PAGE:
For months, a North Texas mother has been banned from being with her special-needs son, whose health is deteriorating because they’re separated by a statewide mandate that failed to protect him from the Chinese coronavirus. Despite her pleas to Gov. Greg Abbott for help, and 52 members of the Texas Legislature joining her cause, the ban was extended yesterday. But Texans can still help.

March 12 was the day Stephanie Kirby was with her son, Petre, who is intellectually disabled and must be housed at the Denton State Supported Living Center to receive the proper care he needs.

“He’s very autistic-like, but self-injurious behavior is a major concern,” Stephanie told Texas Scorecard.

But the healthcare center provides only one portion of his care. Stephanie adopted Petre—who had been abused as a child and abandoned by his parents—when he was 6 years old. Stephanie is the only loving mother he’s ever known, and she has been banned from being with him since March 13, when a slew of government mandates was enacted across Texas in response to the coronavirus.

“On March 13, I got a call from the facility saying that the governor imposed the visitation restrictions and that we were no longer allowed on campus,” she said. Despite these restrictions, Petre tested positive for the virus on July 7. He was moved to quarantine—isolated even further—and has since tested positive twice.

“Keeping families out did not keep COVID out,” Stephanie added. “Keeping me out did not keep Petre safe.”

On July 30, Stephanie learned the ban stopping her from being with her son had been extended to September 29.

She’s never asked for the floodgates be opened, for a crowd of visitors to have unlimited access with no health guidelines, only that the ban be amended so one person can be designated an essential caregiver and undergo the same screening as facility staff.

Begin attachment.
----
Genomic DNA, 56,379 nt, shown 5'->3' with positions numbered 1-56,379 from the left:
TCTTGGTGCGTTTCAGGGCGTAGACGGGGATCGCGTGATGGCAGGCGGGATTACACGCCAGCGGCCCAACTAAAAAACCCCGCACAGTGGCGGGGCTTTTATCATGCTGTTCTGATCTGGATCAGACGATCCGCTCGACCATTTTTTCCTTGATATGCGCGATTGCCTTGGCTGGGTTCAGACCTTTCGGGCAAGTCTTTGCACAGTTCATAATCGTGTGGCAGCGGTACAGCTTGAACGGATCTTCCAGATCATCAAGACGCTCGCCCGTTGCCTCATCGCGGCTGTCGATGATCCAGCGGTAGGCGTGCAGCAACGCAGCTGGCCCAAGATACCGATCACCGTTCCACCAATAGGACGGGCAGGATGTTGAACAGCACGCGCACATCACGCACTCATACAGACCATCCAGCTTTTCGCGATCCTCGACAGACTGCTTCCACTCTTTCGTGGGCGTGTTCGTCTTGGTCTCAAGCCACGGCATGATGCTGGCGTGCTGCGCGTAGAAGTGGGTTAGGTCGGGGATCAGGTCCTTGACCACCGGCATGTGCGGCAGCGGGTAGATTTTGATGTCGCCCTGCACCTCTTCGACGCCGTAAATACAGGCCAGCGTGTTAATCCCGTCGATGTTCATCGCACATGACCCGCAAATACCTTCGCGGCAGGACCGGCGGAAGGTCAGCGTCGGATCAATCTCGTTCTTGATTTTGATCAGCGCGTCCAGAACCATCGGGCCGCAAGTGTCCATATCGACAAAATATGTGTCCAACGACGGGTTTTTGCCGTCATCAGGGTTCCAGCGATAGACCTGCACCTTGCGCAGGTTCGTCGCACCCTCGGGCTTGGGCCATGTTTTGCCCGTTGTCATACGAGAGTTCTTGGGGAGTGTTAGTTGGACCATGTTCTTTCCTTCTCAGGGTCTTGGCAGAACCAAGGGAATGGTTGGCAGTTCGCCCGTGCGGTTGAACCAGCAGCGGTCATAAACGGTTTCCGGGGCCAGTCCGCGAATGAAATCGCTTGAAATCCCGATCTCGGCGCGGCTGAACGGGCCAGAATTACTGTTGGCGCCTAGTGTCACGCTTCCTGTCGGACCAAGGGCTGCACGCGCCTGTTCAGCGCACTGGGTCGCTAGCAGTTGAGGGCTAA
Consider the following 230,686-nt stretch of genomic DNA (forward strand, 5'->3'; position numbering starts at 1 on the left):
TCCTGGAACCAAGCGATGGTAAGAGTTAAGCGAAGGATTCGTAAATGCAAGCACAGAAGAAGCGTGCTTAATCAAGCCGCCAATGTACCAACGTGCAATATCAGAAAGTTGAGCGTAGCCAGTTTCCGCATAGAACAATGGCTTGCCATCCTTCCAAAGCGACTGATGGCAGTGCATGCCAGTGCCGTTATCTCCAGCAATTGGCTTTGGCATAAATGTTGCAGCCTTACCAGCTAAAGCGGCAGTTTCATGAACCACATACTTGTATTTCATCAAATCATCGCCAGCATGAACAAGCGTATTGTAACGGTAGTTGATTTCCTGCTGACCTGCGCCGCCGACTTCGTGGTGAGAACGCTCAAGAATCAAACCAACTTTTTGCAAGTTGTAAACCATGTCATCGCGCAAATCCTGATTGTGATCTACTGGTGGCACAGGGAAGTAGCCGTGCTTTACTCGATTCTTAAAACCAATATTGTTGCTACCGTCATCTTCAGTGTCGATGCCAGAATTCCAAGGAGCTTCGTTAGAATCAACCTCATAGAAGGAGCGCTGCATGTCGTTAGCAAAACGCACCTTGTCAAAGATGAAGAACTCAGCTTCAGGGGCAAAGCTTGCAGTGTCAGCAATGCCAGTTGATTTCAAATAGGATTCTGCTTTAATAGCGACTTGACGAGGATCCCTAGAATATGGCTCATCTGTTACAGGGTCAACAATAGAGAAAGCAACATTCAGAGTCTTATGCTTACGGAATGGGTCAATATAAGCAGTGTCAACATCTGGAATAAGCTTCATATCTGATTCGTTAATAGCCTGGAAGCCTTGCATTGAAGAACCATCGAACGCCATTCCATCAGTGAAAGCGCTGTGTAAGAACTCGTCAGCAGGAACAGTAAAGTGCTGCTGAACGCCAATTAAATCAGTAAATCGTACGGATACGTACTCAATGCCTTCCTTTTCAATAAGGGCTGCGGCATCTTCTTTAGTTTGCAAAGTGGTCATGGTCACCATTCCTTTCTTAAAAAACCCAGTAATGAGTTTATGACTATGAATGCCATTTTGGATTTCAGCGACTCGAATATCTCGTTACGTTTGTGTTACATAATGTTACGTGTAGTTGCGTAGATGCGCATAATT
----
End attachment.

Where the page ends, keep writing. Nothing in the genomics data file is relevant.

“So many of us are crushed this morning after yesterday’s announcement,” she said. “I don’t even know what to do. I saw it posted on [the Texas Health and Human Services] website. No one bothered to even notify us.”

Petre—who has struggled with depression, post-traumatic stress disorder, and eating issues—has lost weight over time and looks anxious and stressed without his mother. She was able to be with him briefly when he was rushed to the emergency room on July 18 after injuring himself with a deep cut in his finger. Before he was taken back to the Denton facility, she was able to spend several hours with him before they were separated again.

“I can only see him if he’s injured or sick enough to be sent to [a] hospital surrounded by sick people,” she asked. “But I cannot see him for 140 days in a safer setting. It’s insanity.”

The facility staff is doing the best they can to help him, but because he doesn’t comprehend technology like FaceTime, all Petre knows is his mother—who was a regular part of his life at the facility—is gone.

The mandates have also locked Petre and others like him in their rooms and taken away their daily activities such as going on walks and working at their jobs.

From the images Stephanie has seen, Petre is steadily deteriorating, and she’s afraid for his life. She’s regularly calling Abbott to act in her daily Facebook posts.

She’s not alone. An entire community of people in similar situations has sprung up on Facebook, calling themselves “Texas Caregivers for Compromise.”

On July 23, State Rep. Scott Sanford (R-McKinney) and 51 other members of the Texas Legislature signed a letter asking the commissioner of Texas’ Department of Health and Human Services to “immediately move forward and put a plan into action to allow limited family visitations inside their facilities.”

Seven days later, the ban was extended.

Bans on entry for most people into nursing facilities were also extended, as well as those for intermediate care facilities, in-patient hospice, and pediatric care centers.

“Many of us will never survive that long,” she told Texas Scorecard. “Petre is down to 115 pounds.”

“I can’t even think straight to figure it out. I can’t even breathe,” she added.

Texas Caregivers for Compromise is planning a rally at the state capitol in Austin on August 8 at 10 a.m.

Concerned Texans are encouraged to join the rally, as well as contact their state representative, state senator, and Gov. Greg Abbott.

If you or anyone you know have had a similar experience from government mandates in response to the coronavirus, we’d like to hear from you. Please contact us at

Robert Montoya

Born in Houston, Robert Montoya is an investigative reporter for Texas Scorecard. He believes transparency is the obligation of government.